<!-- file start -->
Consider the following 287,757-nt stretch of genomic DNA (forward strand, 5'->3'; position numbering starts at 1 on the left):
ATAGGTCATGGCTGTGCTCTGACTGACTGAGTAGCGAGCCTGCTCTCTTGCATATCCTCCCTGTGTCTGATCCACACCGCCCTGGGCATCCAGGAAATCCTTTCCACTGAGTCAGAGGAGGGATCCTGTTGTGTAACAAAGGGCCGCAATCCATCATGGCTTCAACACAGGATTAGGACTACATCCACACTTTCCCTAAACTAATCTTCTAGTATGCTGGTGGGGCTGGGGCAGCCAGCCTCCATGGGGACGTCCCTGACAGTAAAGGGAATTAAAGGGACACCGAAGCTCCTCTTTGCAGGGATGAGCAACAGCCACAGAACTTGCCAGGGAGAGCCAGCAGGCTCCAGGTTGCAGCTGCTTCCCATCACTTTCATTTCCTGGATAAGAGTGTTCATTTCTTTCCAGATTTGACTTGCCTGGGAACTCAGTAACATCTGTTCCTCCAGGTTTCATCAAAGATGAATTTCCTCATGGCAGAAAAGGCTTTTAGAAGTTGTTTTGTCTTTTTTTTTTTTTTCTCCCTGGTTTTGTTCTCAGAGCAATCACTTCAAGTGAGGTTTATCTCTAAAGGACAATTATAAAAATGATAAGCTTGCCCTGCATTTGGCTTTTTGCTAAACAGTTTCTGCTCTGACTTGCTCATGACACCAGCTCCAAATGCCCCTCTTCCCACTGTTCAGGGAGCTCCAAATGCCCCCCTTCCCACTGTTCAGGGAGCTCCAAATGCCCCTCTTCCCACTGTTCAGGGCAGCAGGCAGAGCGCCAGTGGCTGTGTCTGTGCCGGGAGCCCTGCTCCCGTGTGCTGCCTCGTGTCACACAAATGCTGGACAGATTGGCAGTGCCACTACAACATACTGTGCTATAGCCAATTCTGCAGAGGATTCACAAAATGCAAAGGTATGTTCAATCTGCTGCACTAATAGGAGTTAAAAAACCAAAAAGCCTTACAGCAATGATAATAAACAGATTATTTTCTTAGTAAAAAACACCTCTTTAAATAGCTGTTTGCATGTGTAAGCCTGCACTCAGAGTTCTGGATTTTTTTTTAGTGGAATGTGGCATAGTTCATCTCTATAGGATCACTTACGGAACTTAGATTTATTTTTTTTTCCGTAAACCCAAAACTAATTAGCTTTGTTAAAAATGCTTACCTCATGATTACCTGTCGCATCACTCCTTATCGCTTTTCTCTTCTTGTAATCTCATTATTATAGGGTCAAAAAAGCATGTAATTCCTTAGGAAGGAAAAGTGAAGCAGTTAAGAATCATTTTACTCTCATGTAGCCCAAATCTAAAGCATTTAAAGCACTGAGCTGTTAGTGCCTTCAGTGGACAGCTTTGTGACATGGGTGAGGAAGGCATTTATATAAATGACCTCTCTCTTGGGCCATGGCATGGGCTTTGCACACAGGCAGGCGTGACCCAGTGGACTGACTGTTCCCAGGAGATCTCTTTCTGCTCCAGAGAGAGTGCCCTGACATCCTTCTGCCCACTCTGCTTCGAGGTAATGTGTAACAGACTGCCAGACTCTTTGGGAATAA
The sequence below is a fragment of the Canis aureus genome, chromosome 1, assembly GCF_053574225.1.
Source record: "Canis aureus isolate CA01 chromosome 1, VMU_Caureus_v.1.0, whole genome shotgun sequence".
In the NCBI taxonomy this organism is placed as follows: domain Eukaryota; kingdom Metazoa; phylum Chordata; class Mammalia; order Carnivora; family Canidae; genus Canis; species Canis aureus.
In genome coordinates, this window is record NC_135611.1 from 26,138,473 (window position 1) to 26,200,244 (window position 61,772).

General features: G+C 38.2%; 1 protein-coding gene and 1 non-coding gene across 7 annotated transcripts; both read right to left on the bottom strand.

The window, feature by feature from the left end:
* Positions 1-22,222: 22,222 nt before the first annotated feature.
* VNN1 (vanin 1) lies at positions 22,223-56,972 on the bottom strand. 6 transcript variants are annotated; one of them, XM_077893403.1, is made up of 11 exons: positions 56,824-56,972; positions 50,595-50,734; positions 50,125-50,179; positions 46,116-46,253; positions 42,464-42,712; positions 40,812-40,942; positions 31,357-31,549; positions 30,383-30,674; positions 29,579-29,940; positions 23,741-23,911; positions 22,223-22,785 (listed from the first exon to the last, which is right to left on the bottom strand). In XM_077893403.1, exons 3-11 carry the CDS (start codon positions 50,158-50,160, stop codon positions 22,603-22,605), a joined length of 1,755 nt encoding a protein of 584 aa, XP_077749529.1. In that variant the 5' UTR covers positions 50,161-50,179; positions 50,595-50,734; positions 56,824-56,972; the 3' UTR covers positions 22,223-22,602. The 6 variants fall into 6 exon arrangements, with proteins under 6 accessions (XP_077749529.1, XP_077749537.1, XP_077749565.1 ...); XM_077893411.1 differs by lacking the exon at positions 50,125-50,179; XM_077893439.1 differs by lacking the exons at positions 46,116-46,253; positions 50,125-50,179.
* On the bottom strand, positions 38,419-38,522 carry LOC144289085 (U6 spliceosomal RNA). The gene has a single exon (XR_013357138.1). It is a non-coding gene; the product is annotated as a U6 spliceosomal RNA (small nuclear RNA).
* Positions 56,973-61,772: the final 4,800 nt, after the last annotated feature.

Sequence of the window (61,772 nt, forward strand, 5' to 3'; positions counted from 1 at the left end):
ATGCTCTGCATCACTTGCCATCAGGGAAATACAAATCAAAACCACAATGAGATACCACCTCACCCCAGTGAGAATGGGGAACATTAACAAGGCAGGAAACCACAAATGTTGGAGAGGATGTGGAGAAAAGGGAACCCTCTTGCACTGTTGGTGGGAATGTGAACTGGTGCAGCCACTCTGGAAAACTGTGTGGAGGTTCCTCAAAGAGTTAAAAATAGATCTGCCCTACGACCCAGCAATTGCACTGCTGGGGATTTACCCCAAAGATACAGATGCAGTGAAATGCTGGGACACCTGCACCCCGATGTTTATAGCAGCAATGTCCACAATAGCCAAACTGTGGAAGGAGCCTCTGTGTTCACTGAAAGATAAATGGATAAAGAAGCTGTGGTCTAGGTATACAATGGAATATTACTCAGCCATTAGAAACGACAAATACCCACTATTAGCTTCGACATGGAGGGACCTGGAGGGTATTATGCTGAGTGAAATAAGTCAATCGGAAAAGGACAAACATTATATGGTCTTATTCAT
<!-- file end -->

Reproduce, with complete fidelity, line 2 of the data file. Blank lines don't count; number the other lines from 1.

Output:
ATAGGTCATGGCTGTGCTCTGACTGACTGAGTAGCGAGCCTGCTCTCTTGCATATCCTCCCTGTGTCTGATCCACACCGCCCTGGGCATCCAGGAAATCCTTTCCACTGAGTCAGAGGAGGGATCCTGTTGTGTAACAAAGGGCCGCAATCCATCATGGCTTCAACACAGGATTAGGACTACATCCACACTTTCCCTAAACTAATCTTCTAGTATGCTGGTGGGGCTGGGGCAGCCAGCCTCCATGGGGACGTCCCTGACAGTAAAGGGAATTAAAGGGACACCGAAGCTCCTCTTTGCAGGGATGAGCAACAGCCACAGAACTTGCCAGGGAGAGCCAGCAGGCTCCAGGTTGCAGCTGCTTCCCATCACTTTCATTTCCTGGATAAGAGTGTTCATTTCTTTCCAGATTTGACTTGCCTGGGAACTCAGTAACATCTGTTCCTCCAGGTTTCATCAAAGATGAATTTCCTCATGGCAGAAAAGGCTTTTAGAAGTTGTTTTGTCTTTTTTTTTTTTTTCTCCCTGGTTTTGTTCTCAGAGCAATCACTTCAAGTGAGGTTTATCTCTAAAGGACAATTATAAAAATGATAAGCTTGCCCTGCATTTGGCTTTTTGCTAAACAGTTTCTGCTCTGACTTGCTCATGACACCAGCTCCAAATGCCCCTCTTCCCACTGTTCAGGGAGCTCCAAATGCCCCCCTTCCCACTGTTCAGGGAGCTCCAAATGCCCCTCTTCCCACTGTTCAGGGCAGCAGGCAGAGCGCCAGTGGCTGTGTCTGTGCCGGGAGCCCTGCTCCCGTGTGCTGCCTCGTGTCACACAAATGCTGGACAGATTGGCAGTGCCACTACAACATACTGTGCTATAGCCAATTCTGCAGAGGATTCACAAAATGCAAAGGTATGTTCAATCTGCTGCACTAATAGGAGTTAAAAAACCAAAAAGCCTTACAGCAATGATAATAAACAGATTATTTTCTTAGTAAAAAACACCTCTTTAAATAGCTGTTTGCATGTGTAAGCCTGCACTCAGAGTTCTGGATTTTTTTTTAGTGGAATGTGGCATAGTTCATCTCTATAGGATCACTTACGGAACTTAGATTTATTTTTTTTTCCGTAAACCCAAAACTAATTAGCTTTGTTAAAAATGCTTACCTCATGATTACCTGTCGCATCACTCCTTATCGCTTTTCTCTTCTTGTAATCTCATTATTATAGGGTCAAAAAAGCATGTAATTCCTTAGGAAGGAAAAGTGAAGCAGTTAAGAATCATTTTACTCTCATGTAGCCCAAATCTAAAGCATTTAAAGCACTGAGCTGTTAGTGCCTTCAGTGGACAGCTTTGTGACATGGGTGAGGAAGGCATTTATATAAATGACCTCTCTCTTGGGCCATGGCATGGGCTTTGCACACAGGCAGGCGTGACCCAGTGGACTGACTGTTCCCAGGAGATCTCTTTCTGCTCCAGAGAGAGTGCCCTGACATCCTTCTGCCCACTCTGCTTCGAGGTAATGTGTAACAGACTGCCAGACTCTTTGGGAATAA